Protesters rest beside graffiti depicting the hanging of an authority figure. Downtown Beirut, Lebanon. December 15, 2019. (Rita Kabalan/The Public Source)

Protesters rest beside graffiti depicting the hanging of an authority figure. Downtown Beirut, Lebanon. December 15, 2019. (Rita Kabalan/The Public Source)

Oligarchiyya, Lebanese Style (Part 2 of 2)

Day 112: Wednesday, February 5, 2020

Oligarchs abound in Lebanon. Although comprehensive wealth measures are hard to come by (the rich are good at hiding their assets across borders and taking refuge in tax havens), we can draw on some figures, incomplete and flawed as they may be. Income tax data between 2005 and 2014 reveals that the richest 0.1 percent of Lebanon’s population (around 3,700 people) earns as much as the bottom 50 percent, almost 2 million people. Bank deposit data from 2017 shows that about 1 percent of all deposit accounts hold about half of all deposits in the system.

In defending this stratification, Lebanon’s oligarchs have established a modern version of the classical ruling oligarchy (see Part 1 for a discussion of different types of oligarchies). For one, they are directly engaged in supplying the coercion that protects their wealth. Lebanese oligarchs personally possess coercive resources ranging from militias, to private security services, to private guards who shield barricaded homes and beachfronts from citizens demanding equality, and who close roads and other public spaces at whim. In addition to hiring and deploying their own coercive forces, they rely on those hired and deployed with their collective consent by the state apparatus. And they can count on an alliance with a powerful non-state coercive force that is commanded by someone who is not himself an oligarch.

Lebanon is also a ruling oligarchy because many oligarchs are directly engaged in governing. Political offices in Lebanon are peppered with oligarchs: By one measure, eight political families control 32 percent (more than $7 billion) of the commercial banking sector’s total assets. Like most modern oligarchs around the world, Lebanese oligarchs who choose to govern directly have to contest elections, and therefore to build constituencies large enough to win. To do so, oligarchs primarily rely on material power in the form of patronage networks, one-time vote buying, or even the promise of future wealth accumulation (though some oligarchs also have the luxury of additional forms of power such as, for example, mobilizational skills). Once in political office, oligarchs exploit political power to enhance their material power. Lebanese elections, like elections elsewhere, have presented no limitations to oligarchs. Instead, they are another means of pursuing individual and collective oligarchic interests. In fact, elections have been the making of many an oligarch: Some political elites first ascended to office through elections, then used their position to become oligarchs.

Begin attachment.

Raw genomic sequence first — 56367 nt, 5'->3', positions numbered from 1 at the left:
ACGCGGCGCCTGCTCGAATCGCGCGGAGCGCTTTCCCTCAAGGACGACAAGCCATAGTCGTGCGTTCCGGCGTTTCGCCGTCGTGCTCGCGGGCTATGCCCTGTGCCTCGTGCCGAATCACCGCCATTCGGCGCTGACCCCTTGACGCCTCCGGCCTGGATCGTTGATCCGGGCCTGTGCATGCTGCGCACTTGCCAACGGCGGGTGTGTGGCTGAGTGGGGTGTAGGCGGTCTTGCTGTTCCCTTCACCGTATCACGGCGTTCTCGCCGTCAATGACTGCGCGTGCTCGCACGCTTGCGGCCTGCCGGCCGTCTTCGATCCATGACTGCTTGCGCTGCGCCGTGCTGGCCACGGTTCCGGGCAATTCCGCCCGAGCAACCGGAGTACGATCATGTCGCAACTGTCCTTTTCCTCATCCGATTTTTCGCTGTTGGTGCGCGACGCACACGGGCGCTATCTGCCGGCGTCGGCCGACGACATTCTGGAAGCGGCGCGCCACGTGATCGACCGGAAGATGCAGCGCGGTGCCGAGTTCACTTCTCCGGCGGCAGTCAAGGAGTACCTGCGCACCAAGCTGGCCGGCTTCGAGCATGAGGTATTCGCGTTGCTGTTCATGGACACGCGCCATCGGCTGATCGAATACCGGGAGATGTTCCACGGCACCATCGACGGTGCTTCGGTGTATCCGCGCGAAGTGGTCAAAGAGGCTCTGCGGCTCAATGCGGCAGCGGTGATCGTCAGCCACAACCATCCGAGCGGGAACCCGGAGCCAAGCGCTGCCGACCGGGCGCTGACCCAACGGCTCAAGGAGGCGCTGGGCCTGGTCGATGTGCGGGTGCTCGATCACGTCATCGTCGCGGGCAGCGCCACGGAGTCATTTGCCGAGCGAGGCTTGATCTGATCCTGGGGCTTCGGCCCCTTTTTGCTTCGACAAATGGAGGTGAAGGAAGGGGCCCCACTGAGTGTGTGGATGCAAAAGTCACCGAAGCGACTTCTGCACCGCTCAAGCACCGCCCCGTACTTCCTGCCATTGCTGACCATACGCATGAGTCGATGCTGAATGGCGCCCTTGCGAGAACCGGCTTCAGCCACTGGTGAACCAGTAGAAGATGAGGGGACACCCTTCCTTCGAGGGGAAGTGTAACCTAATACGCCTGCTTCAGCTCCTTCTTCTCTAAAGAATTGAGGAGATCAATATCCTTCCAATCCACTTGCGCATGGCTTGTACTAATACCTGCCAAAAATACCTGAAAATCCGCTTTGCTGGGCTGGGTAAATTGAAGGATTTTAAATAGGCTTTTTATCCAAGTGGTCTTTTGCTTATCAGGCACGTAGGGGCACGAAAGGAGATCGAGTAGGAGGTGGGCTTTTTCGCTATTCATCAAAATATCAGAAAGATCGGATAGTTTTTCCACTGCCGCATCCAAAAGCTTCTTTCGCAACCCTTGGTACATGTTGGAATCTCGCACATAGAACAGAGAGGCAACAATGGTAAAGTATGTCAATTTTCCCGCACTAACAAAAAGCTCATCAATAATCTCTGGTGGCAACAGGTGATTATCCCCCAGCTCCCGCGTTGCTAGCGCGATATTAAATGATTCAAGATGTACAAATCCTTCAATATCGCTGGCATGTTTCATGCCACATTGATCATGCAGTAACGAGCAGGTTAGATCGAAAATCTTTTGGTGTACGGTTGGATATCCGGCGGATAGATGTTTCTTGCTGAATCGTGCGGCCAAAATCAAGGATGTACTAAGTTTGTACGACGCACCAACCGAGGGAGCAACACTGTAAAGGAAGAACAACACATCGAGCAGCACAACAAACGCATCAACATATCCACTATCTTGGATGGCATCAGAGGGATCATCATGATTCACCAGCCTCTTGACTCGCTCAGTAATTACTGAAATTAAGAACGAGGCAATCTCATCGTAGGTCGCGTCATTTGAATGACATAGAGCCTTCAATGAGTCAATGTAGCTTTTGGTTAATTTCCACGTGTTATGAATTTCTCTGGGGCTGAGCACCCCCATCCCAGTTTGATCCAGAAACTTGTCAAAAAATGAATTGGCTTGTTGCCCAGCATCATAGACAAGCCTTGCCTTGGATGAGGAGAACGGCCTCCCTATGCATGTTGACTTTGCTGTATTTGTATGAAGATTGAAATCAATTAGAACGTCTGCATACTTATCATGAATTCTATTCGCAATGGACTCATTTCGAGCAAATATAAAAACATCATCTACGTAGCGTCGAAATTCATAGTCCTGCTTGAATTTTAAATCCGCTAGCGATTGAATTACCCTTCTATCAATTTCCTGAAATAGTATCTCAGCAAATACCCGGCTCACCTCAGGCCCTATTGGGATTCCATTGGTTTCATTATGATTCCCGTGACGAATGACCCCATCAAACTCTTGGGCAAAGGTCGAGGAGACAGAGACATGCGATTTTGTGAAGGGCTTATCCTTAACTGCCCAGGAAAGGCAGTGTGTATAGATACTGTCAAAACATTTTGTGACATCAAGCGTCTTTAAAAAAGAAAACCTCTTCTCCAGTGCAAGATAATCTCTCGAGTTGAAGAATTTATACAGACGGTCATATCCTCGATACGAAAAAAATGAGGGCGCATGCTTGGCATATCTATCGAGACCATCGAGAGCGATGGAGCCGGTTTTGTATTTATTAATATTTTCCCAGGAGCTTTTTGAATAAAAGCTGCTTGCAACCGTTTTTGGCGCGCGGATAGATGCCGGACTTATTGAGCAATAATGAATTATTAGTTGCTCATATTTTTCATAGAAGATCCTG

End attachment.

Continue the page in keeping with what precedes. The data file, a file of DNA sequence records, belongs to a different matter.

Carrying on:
Once in political office, oligarchs exploit political power to enhance their material power. Lebanese elections, like elections elsewhere, have presented no limitations to oligarchs. Instead, they are another means of pursuing individual and collective oligarchic interests.

The popular uprising that began on October 17 raises two main questions about the fate of oligarchy: Might Lebanon’s ruling oligarchy transition to another form of oligarchy? And, more crucially, could Lebanon leave oligarchy behind altogether?

On the first question, given the fragmented Lebanese political landscape, it is difficult to conceive of ever witnessing a “sultanistic” oligarchy, where one oligarch has a monopoly on the means of coercion and uses it to manage wealth defense for others. And though Lebanon’s history of past and present warlords creates the spectre of possible descent into warring oligarchy, Lebanese ruling oligarchy is proving remarkably unified. 

If anything, Lebanon increasingly exhibits features of the most stable form of oligarchy: civil oligarchy. For one, the state’s coercive apparatus is increasingly willing to violently defend wealth stratification. The most important historical shift in the character of oligarchy worldwide, according to Jeffrey A. Winters's 2011 book Oligarchy, was the change of the locus of coercive power from the individual to the state. Oligarchs surrendered a direct role in ruling and defending their riches through violence because they trusted the violence of the state to do their work for them. Lebanon is by no means at the precipice of such a complete transition. But on some nights, when witnessing the violence perpetrated by the state on protesters demanding socioeconomic equality, one could be forgiven for the thought. In this context, the acknowledgement that state violence is often deployed in the service of oligarchs, also provides an antidote to those obsessed with the need for the state to monopolize coercive power — as if that were the solution to all, including brutalizing inequality.